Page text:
But despite it’s long history, mead remains a relative unknown among "serious" wine drinkers, often thought of as a beverage consumed solely by people at medieval reenactments and festivals. While it’s true that mead is the drink of choice at such events, it’s an increasingly popular choice for people living in 2005 as well.
Search the Internet, and you can find literally hundreds (maybe thousands) of mead recipes. But the basics are this: honey, water and yeast. In the same way that grape juice is fermented to make wine, honey is fermented to create mead — with the water added to thin the honey to make it easier to drink.
This week, I had a chance to visit Long Island’s only meadery, The Long Island Meadery, which is operated by Paul Holm from a small warehouse space in an industrial park in Holbrook, NY.
Holm, who works for the Long Island Railroad system by day, has been
making mead for many years, starting in his kitchen at home.
Eventually, he was making enough that his kitchen was rendered useless
for anything beyond mead making. That’s when he decided to rent some
space, get some commercial equipment and go commercial with his honey creations.
production room looks very much like any other small winery —
immaculately clean, pumps, steel fermentation tanks — and he even has
a fruit press that he plans to use for fresh pears for a pear-flavored
mead. I also noticed a small oak barrel too…which he used for an
oak-aged apple ceyser (mead made with apples is called ceyser).
The main difference is the large buckets of orange blossom honey, which
I would have seen if it all weren’t already in the ferementation
vessels. He sources all of his honey from a farm in Pennsylvania
currently, but has spoken to a few Long Island honey producers about
their product as well. "I’d love to make mead with local honey
sometime," he said.
Because all of his current products are flavored with fruit (either
fresh or preserves) he uses orange blossom because "it goes best with
fruit flavors." But, he’s currently fermenting some clover honey for a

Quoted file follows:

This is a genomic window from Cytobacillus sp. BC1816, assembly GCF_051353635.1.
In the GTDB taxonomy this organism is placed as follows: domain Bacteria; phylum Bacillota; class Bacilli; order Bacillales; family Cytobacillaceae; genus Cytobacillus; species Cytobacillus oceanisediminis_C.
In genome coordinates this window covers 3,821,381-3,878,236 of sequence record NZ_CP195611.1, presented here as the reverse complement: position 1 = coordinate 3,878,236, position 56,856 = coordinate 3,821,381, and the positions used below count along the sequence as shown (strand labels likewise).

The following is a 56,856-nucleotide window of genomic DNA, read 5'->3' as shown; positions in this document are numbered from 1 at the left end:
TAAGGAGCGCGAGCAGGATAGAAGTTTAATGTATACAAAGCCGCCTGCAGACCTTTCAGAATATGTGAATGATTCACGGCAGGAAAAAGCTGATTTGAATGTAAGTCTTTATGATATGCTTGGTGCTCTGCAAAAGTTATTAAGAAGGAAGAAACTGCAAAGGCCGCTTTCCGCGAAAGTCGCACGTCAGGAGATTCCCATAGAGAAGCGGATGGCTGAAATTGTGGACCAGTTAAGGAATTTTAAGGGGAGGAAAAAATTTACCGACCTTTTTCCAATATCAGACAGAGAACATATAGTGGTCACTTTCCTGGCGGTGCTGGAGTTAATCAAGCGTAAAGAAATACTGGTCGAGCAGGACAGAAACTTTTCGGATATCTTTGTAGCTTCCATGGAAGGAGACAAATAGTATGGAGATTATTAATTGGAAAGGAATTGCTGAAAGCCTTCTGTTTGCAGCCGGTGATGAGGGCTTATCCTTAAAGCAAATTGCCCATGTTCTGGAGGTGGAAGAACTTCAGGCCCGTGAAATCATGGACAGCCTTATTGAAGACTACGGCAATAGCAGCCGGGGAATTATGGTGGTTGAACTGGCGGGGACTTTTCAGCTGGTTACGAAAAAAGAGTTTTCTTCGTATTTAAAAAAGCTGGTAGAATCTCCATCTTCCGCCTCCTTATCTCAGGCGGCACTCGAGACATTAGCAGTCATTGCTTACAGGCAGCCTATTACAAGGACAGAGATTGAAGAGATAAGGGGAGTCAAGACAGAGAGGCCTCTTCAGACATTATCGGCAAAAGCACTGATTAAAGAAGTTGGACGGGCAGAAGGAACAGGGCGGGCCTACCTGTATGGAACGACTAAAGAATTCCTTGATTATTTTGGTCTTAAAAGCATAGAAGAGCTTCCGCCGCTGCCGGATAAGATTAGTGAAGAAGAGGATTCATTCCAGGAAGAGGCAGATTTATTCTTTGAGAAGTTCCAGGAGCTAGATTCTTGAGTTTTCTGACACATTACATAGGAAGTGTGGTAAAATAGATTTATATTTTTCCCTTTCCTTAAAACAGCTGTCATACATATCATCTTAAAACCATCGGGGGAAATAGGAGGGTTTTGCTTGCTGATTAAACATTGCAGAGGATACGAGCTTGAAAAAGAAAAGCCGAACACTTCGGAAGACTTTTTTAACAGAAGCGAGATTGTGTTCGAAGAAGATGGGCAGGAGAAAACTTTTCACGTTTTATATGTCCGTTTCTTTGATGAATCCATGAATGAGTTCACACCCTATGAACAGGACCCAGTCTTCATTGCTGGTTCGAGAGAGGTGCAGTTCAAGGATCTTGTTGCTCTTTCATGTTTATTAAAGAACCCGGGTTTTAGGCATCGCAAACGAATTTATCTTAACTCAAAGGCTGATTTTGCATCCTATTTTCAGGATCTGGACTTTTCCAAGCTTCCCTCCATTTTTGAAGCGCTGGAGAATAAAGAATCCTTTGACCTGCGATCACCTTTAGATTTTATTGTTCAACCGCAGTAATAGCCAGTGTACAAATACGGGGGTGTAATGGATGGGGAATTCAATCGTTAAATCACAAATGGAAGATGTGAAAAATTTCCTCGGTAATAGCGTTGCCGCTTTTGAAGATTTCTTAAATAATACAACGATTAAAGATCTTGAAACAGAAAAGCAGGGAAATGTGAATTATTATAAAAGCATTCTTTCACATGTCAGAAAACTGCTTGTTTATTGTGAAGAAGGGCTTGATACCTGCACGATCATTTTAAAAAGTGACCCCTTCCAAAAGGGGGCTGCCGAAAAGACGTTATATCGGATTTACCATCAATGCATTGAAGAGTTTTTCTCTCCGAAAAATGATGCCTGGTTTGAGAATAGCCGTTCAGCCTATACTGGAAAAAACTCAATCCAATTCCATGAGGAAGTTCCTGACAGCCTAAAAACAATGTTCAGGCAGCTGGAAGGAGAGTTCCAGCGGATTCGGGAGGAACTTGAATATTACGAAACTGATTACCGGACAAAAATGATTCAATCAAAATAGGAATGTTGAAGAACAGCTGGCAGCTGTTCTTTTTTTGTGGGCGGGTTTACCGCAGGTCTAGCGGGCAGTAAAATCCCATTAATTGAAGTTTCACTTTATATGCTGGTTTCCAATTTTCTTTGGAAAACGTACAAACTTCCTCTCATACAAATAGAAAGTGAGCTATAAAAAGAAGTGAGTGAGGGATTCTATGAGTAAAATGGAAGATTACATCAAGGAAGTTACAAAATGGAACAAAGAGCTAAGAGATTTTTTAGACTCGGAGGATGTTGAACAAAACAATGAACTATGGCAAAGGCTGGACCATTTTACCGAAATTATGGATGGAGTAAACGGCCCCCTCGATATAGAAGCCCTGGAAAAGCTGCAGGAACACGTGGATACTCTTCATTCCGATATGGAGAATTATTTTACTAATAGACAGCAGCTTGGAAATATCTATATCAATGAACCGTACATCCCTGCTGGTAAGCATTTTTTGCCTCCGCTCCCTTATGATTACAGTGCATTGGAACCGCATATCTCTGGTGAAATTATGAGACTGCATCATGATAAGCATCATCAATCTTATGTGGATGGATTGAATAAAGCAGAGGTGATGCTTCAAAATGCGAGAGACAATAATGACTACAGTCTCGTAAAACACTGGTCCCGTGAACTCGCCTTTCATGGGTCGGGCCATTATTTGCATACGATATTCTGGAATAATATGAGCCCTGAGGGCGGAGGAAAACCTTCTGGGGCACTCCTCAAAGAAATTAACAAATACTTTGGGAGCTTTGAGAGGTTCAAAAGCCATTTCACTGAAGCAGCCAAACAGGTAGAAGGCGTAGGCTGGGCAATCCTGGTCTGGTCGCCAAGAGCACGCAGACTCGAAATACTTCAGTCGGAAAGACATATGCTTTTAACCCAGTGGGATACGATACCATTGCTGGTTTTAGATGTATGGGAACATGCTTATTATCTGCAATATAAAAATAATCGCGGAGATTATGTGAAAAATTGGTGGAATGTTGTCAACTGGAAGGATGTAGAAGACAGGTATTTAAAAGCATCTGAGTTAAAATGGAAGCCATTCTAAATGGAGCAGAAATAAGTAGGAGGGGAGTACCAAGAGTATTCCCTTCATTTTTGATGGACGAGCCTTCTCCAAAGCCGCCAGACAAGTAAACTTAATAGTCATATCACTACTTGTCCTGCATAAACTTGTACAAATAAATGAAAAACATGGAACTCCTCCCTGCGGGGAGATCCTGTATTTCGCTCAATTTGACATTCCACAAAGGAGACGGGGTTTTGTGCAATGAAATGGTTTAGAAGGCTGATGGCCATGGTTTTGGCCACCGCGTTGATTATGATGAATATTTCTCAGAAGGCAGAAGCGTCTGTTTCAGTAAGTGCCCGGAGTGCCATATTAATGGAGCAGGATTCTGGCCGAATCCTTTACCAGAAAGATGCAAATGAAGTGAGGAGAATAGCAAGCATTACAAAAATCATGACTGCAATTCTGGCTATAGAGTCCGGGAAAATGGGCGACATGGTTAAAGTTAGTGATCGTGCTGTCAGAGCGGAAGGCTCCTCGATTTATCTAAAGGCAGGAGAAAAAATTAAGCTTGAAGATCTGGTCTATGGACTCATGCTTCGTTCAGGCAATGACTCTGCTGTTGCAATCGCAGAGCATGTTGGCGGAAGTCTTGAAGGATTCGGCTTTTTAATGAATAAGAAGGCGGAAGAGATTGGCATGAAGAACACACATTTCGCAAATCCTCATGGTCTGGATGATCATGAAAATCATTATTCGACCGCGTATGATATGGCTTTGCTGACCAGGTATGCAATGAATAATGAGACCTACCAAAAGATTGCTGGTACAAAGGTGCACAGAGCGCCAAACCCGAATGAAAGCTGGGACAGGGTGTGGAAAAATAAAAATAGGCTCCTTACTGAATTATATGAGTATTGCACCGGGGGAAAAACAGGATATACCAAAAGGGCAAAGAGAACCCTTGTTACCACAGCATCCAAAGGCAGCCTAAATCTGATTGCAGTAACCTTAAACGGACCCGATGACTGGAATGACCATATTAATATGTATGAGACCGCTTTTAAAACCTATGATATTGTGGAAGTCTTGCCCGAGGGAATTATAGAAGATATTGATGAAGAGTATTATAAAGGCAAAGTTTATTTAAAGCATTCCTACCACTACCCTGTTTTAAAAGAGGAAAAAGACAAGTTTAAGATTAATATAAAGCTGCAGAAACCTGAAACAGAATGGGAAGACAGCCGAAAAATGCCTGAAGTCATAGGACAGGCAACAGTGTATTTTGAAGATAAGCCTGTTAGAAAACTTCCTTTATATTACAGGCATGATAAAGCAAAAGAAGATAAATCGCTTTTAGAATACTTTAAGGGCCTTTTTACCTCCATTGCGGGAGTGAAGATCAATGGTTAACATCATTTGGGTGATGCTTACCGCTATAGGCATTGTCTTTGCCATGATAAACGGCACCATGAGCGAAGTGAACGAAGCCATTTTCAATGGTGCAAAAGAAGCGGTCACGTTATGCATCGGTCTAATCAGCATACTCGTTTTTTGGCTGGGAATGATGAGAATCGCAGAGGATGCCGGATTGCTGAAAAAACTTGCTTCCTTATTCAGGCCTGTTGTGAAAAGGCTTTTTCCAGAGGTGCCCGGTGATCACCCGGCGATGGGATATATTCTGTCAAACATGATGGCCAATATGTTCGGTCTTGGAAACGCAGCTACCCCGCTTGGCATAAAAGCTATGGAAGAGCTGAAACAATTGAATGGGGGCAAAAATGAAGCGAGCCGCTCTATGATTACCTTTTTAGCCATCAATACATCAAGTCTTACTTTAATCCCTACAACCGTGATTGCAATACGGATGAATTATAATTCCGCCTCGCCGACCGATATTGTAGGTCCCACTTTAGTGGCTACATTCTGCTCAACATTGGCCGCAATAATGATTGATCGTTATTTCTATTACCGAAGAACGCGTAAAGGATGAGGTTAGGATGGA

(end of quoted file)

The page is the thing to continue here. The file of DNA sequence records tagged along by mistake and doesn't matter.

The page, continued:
traditional, un-flavored, mead that will be bottled and released this
fall. Each batch takes about three months from start to finish.
- Peach/Apricot Mead ($12.50)
- Strawberry/Raspberry Mead ($12.50)
- Blueberry Mead ($12.50)
Here are my tasting notes.
Long Island Meadery Strawberry/Raspberry Mead
Eyes: Light copper/orange
Nose: Faint honey nose, fruity too but in a foxy, native/hybrid
grape way — reminded me a bit of some dessert wines I’ve tasted that
are made primarily from the Niagra and Cayuga grapes.
Tongue: Much lighter bodied than I expected but not light
bodied either. Also not nearly as sweet as I expected. Simple, lightly
fruity…reminded me of a Finger Lakes blush made by blending cawtawba and
cagyuga (without the acidity). Some berry character, but I’d be hard pressed to identify it
as strawberry and/or raspberry. Lingering honey finish.
Long Island Meadery Peach/Apricot Mead
Eyes: Light honey yellow. Could pass for an oak-aged Sauvignon Blanc based on how it looks in the glass.
Nose: Again, light honey…but not much else on this one. As it warmed a bit I could pick up some hints of peach preserves, but it was fairly blank overall.
Tongue: Lightly sweet and vaguely reminiscent of a jug white
wine blend. Has some tart/sour apple-like flavor towards the end and a
less-honey finish than the first one.
Long Island Meadery Blueberry Mead
Eyes: Light copper with a slight violet cast.
Nose: Very similar to the strawberry/raspberry mead with
native/hybrid grape aromas, but this time I can recognize a
little blueberry as well. Smells faintly of a candy store.
Tongue: Seems a bit sweeter than the other two. Again reminds me of
that Finger Lakes blush wine, but without that wine’s acidity. Faint
honey flavors and finish. A bit more coating and syrupy
General Comments: I think Nena put it best after we tasted these
"They aren’t good or bad…they are just different." None of them stood
out as something that I’d drink in lieu of either beer or wine, but I
bet there is a market for them among white zinfandel and wine
cooler consumers. They are more charming than those, of course, but
they are simple, fruity and inoffensive.
I’m curious to try his
traditional, un-flavored, version in the fall…and he has plans for a